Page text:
American Elderberry (Sambucus canadensis)

If you take a look at the American elderberry plant, you’ll notice it has a bush-like appearance. This variety tends to grow outward rather than upward. They’ll typically grow five to 12 feet tall and wide.

Clusters of black elderberries on a bush in the sunlight

European Elderberry (Sambucus nigra)

European elderberry plants have a more tree-like appearance. They tend to grow much taller than the American elderberry. It’s not uncommon for this species to grow up to 20 feet tall.

Factors to Consider When Choosing Your Elderberry Variety

Here are some things you should consider when picking out your elderberry bush.

Climate Compatibility

Both species of elderberries grow in the same hardiness zones. So they can handle the same climates. Again, this would be hardiness zones 3-9. Your growing elderberry shrubs will be happy if you plant them within these zones.

Plant Size

Think about how much space you want your elderberry plants to take over. If you’re looking for a plant to cover a large width, the American elderberry is best for that. But if you want something tall, then the European elderberry is best. Think about the size that best suits your yard.

Quality and Yield of Fruit

American elderberry plants tend to grow slightly larger berries than European elderberry plants. They also have a sweeter taste to them. But, regarding yield, both varieties produce around the same amount if taken care of correctly.

How to Plant Elderberries

1. Find the perfect sunny location in the springtime.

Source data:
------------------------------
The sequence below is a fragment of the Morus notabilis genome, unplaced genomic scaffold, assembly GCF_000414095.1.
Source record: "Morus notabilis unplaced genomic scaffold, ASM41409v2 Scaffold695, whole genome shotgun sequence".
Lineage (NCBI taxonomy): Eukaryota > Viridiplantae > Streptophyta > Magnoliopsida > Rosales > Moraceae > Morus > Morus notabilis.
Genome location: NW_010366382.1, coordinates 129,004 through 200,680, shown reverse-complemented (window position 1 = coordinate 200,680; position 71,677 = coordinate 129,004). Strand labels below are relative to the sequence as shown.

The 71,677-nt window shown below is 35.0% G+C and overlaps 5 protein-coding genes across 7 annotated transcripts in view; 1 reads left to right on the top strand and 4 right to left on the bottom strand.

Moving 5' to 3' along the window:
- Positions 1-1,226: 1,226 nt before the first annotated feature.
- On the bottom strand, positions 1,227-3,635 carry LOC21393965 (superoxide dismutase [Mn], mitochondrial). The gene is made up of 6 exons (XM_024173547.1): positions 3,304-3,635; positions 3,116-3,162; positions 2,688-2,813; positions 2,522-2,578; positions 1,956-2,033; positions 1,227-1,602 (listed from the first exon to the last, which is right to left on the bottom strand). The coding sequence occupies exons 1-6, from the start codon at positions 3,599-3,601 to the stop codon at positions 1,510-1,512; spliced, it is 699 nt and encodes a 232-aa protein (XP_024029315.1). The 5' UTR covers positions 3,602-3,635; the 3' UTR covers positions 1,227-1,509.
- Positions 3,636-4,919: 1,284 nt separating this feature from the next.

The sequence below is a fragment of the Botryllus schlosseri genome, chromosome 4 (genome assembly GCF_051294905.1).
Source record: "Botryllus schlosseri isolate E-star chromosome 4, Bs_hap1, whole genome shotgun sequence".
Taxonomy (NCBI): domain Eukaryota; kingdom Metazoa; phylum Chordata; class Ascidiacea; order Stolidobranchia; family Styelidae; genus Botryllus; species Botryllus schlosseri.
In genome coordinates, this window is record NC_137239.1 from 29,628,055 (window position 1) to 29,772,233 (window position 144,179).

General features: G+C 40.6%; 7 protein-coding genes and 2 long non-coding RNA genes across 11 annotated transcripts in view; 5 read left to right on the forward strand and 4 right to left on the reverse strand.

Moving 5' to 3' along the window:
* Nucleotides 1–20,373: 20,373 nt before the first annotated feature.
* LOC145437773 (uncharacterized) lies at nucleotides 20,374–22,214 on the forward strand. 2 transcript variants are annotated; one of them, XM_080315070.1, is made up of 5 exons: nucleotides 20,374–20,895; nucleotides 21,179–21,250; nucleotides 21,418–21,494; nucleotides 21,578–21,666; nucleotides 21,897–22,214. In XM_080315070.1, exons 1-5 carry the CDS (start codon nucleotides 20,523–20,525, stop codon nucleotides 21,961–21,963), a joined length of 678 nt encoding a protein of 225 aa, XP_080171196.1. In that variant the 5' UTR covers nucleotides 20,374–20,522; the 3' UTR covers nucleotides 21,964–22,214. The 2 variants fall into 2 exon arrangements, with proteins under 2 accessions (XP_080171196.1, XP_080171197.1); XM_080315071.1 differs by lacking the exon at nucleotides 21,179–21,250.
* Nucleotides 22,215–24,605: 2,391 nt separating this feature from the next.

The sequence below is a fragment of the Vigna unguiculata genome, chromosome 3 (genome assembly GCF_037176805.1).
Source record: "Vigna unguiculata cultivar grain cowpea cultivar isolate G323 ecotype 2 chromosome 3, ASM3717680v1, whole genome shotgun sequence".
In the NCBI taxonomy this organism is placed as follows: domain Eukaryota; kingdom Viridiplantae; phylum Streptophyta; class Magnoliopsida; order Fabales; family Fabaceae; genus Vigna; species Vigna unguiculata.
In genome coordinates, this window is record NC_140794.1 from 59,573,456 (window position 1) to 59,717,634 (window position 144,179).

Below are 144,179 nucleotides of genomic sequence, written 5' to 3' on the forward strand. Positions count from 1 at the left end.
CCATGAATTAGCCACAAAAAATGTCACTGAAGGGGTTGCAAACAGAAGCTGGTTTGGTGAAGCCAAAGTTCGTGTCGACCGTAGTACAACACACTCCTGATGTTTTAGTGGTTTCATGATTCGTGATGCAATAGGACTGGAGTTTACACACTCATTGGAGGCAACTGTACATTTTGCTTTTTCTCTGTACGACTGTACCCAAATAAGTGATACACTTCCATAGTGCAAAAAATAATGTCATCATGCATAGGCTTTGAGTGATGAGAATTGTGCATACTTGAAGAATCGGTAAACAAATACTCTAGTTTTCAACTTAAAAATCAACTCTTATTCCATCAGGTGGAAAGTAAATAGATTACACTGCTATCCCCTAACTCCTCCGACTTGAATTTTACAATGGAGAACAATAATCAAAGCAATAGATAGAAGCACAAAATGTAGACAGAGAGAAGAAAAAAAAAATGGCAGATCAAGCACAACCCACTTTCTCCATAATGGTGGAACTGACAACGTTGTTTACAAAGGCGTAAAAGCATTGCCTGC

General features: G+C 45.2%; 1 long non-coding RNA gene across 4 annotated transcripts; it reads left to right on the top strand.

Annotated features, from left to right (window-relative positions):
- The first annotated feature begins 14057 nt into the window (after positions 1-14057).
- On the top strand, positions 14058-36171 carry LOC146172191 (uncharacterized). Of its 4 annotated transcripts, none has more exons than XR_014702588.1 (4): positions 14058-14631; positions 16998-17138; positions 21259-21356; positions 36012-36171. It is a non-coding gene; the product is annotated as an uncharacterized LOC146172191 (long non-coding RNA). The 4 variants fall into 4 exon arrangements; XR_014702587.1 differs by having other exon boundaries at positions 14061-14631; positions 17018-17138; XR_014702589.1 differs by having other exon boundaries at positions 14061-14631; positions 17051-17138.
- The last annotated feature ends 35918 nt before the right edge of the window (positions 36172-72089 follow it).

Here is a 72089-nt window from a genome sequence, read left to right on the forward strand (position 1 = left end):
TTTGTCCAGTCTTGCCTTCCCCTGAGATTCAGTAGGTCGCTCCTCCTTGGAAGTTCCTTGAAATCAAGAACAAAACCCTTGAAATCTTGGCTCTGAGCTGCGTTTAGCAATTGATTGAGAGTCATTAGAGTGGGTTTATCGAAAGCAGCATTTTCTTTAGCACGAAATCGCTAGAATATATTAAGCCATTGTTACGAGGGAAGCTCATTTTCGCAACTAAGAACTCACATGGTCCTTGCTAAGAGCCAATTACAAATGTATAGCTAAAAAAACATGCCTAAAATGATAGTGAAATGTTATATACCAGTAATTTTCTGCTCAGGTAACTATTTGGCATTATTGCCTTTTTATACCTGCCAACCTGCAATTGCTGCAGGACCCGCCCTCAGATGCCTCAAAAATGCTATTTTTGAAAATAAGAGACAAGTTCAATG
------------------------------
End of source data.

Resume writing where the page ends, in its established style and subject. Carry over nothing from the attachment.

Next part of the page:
2. Dig a hole slightly bigger than your elderberry plant’s current pot. The hole should be about one to two inches deeper than the plant’s root system.

3. Take your plant out of its pot and gently detangle the roots a little bit. Place the plant into the hole.

4. Cover the plant’s roots with the displaced soil and an all-purpose fertilizer.

5. Thoroughly water the plant, so the soil is moist.

6. Continue the steps with the rest of your elderberry plants. But make sure you keep the plants at least four to six feet apart from each other.

Elderberry orchard in Hungary

When growing elderberry plants, ensure you have at least two plants in the vicinity of each other so they can cross-pollinate through the wind.

Use the Complete Guide to Garden Digging Tools for an idea of what you’ll need for the planting process.

Caring for Your Elderberry Plants


Elderberry plants only need a few inches of water per week. Due to this, you’ll probably only need to water them once or twice a week. You can skip watering that week if it rains at least an inch.


You should prune your elderberry plants at the end of their growing season when the temperatures begin to drop. Simply cut off any dead, broken, or diseased branches. This will help the growing elderberry plant focus all its energy on its healthy limbs. When winter begins, the plant will stay dormant until springtime.


You’ll typically need to fertilize your elderberry plants once in the spring and once in the fall. Do not over-fertilize.

Possible Diseases and How to Manage Them

Verticillium wilt is a potentially fatal disease to your growing elderberry plants. It is a fungal disease that enters through the roots and can eat away at your plant. Signs include yellowing and wilting of leaves and stems. Sadly, there is no cure for this disease. But you can attempt to stop it from spreading by cutting off affected areas.